The West Indian team's greatest successes in One Day Internationals came in 1975 and 1979, when they won the Cricket World Cup under the captaincy of Clive Lloyd, and in 2004 when they won the ICC Champions Trophy under the captaincy of Brian Lara. The West Indies’ most successful captains in Test cricket are Viv Richards (who has won 27 of his 50 Tests), Clive Lloyd (who won 36 of his 74 Tests), Frank Worrell (who won 9 of his 15 Tests) and Richie Richardson (who won 11 of his 24 Tests). In one-day internationals the West Indies’ most successful captain is Clive Lloyd, who won 64 of his 84 matches. For the most recent international format of cricket, Twenty20 Internationals, the West Indies' best result in an international tournament was achieved in the 2012 ICC World Twenty20 where the team won the ICC World Twenty20 under the captaincy of Darren Sammy. Merissa Aguilleira led West Indies women to the semi-finals in the 2010 ICC Women's World Twenty20, the 2012 ICC Women's World Twenty20 and the 2014 ICC Women's World Twenty20 and also led the women to their first title in an international Women's Twenty20 tournament during the 2010 ICC Women's Cricket Challenge. Both the West Indies' men's and women's teams made it to the semi-finals of the 2012 ICC World Twenty20 and 2012 ICC Women's World Twenty20 under the captaincies of Darren Sammy and Merissa Aguilleira respectively; the third time the men's and women's teams from the same country have done this in the ICC World Twenty20 after Australia's men and women's teams achieved the feat in 2010 and 2012. This feat was repeated for the 2014 ICC World Twenty20 and 2014 ICC Women's World Twenty20 when the West Indies' men's and women's teams made it to the semi-finals again under the captaincies of Darren Sammy and Merissa Aguillera. Along with South Africa's men and women's teams who also made it the semi-finals in the 2014 tournaments, this was the fifth time men's and women's teams from the same country have reached the semi-finals in the same year of the ICC World Twenty20. Aguilleira also led the West Indies women to its best result in Women's ODI cricket when the team finished second in the 2013 Women's Cricket World Cup (bettering their previous best finish in the Women's World Cup of fifth place in 2005). Their previous best result had been under Stephanie Power when she led the West Indies to second place in the 2003 International Women's Cricket Council Trophy. Aguilleira is also the most successful West Indies women’s captain in one-day internationals, winning 32 of 55 matches. The only women’s captain who has led her side to a victory in a women's Test match is Louise Brown in the 1976/77 Test series against India. In the mid-1980s there were two rebel West Indian tours to South Africa, which was at that time banned from official competition because of the apartheid régime then in force there. None of the matches from the rebel tours were recognised as official Test matches and all players who toured South Africa at the time were banned from official international cricket matches for life. The captains of those West Indian sides are also listed below.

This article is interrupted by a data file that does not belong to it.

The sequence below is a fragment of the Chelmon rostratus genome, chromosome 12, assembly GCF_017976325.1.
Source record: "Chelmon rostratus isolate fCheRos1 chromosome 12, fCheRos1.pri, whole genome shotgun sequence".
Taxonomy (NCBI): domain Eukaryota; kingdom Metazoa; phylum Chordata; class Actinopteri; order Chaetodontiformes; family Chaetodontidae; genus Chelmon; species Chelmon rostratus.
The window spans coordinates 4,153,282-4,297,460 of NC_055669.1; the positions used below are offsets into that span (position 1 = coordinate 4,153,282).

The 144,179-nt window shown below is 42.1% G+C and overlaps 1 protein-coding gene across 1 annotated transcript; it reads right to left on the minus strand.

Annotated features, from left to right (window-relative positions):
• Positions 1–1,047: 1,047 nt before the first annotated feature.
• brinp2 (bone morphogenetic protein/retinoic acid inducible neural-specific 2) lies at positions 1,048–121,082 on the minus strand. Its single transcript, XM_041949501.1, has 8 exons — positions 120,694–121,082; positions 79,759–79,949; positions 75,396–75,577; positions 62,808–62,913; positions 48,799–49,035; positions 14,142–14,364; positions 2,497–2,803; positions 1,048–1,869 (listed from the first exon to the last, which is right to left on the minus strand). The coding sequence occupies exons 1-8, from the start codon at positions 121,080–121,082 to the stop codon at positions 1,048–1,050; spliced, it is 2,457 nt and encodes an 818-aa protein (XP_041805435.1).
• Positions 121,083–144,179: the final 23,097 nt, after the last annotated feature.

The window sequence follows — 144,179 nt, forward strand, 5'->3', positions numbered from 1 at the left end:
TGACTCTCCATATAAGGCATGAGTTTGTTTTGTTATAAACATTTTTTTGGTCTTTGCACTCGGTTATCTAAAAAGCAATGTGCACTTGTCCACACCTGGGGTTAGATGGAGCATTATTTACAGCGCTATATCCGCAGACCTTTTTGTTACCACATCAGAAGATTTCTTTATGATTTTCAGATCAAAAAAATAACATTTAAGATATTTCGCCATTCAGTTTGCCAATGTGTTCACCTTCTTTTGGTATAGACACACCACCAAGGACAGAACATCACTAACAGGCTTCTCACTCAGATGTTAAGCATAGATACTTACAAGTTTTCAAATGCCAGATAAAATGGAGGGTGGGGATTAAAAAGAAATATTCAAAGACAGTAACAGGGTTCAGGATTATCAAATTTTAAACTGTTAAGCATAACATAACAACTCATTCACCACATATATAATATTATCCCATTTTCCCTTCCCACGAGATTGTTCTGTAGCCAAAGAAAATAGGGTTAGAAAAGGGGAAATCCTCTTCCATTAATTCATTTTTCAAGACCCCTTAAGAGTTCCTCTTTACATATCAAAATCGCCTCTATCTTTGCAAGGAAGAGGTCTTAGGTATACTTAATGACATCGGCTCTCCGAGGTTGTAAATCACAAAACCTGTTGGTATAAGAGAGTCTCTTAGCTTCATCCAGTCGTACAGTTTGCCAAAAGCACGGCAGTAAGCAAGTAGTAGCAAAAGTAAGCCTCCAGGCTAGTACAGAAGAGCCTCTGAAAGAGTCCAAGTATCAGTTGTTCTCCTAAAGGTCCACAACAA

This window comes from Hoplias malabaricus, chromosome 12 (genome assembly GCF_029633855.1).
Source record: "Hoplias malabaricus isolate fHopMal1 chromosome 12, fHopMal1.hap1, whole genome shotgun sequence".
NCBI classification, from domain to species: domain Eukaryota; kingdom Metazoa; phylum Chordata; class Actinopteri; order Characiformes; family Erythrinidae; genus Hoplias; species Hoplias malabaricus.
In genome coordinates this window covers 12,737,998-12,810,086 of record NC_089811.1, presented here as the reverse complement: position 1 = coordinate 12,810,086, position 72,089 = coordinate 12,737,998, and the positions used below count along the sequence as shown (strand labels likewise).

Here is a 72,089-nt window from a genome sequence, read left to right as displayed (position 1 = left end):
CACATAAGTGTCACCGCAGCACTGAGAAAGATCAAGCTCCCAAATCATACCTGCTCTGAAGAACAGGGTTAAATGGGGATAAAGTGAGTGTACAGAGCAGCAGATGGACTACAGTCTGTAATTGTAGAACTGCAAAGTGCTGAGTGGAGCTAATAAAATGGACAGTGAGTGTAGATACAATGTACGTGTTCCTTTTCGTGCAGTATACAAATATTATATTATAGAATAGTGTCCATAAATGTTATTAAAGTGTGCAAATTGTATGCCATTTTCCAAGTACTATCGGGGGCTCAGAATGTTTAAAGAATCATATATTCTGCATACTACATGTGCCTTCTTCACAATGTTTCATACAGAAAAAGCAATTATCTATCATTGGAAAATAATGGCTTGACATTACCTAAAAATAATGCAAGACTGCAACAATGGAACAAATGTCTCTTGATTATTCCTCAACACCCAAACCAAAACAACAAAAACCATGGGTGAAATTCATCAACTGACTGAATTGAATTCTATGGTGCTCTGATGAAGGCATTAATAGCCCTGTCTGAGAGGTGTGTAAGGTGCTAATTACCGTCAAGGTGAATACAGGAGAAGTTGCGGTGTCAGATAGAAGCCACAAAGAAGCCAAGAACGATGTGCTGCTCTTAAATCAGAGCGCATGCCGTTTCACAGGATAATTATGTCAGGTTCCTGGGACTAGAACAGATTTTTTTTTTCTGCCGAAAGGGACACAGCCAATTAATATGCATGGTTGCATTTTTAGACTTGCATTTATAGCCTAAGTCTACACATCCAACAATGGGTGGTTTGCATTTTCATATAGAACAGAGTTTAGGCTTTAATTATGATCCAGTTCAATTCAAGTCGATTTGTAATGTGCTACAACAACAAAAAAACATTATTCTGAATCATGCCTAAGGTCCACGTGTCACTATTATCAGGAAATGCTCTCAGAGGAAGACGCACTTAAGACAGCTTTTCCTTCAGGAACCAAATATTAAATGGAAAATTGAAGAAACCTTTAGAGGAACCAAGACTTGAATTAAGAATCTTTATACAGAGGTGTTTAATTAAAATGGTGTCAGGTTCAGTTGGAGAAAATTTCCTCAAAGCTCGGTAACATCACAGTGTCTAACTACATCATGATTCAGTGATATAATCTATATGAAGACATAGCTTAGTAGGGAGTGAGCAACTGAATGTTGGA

Prior to becoming a member of the ICC, the first combined West Indian team was formed in 1884 and toured Canada and the United States in 1886 under the captaincies of Charles Guy Austin Wyatt of Demerara and Laurence Fyfe of Jamaica (also vice captain under Wyatt). In a return tour by the United States in 1888, the combined West Indian team was captained by Edward Wright. Combined West Indian teams have played more regular first-class cricket under the name “West Indies” since 1897 usually against amateur sides touring from England, such as Lord Brackley’s XI or RA Bennett’s XI, but from 1912 onwards the MCC also played on tour against the West Indies. The West Indies also toured England in 1900, 1906 and 1923 with the opposition usually being various English first-class and minor county sides. Other opposition during these tours included amateur sides, the MCC, an England XI (once) and Scotland and Ireland (once each). Some of the matches played on the various West Indian tours of England were deemed not to be first-class matches. During this time (1897 to 1926) the various West Indies captains were Aucher Warner, Stanley Sproston (non-first-class matches only), Harold Austin, Clement King, Alfred Harrigan, Edwin Moulder, William Sherlock, Percy Tarilton, Malcolm Austin and Karl Nunes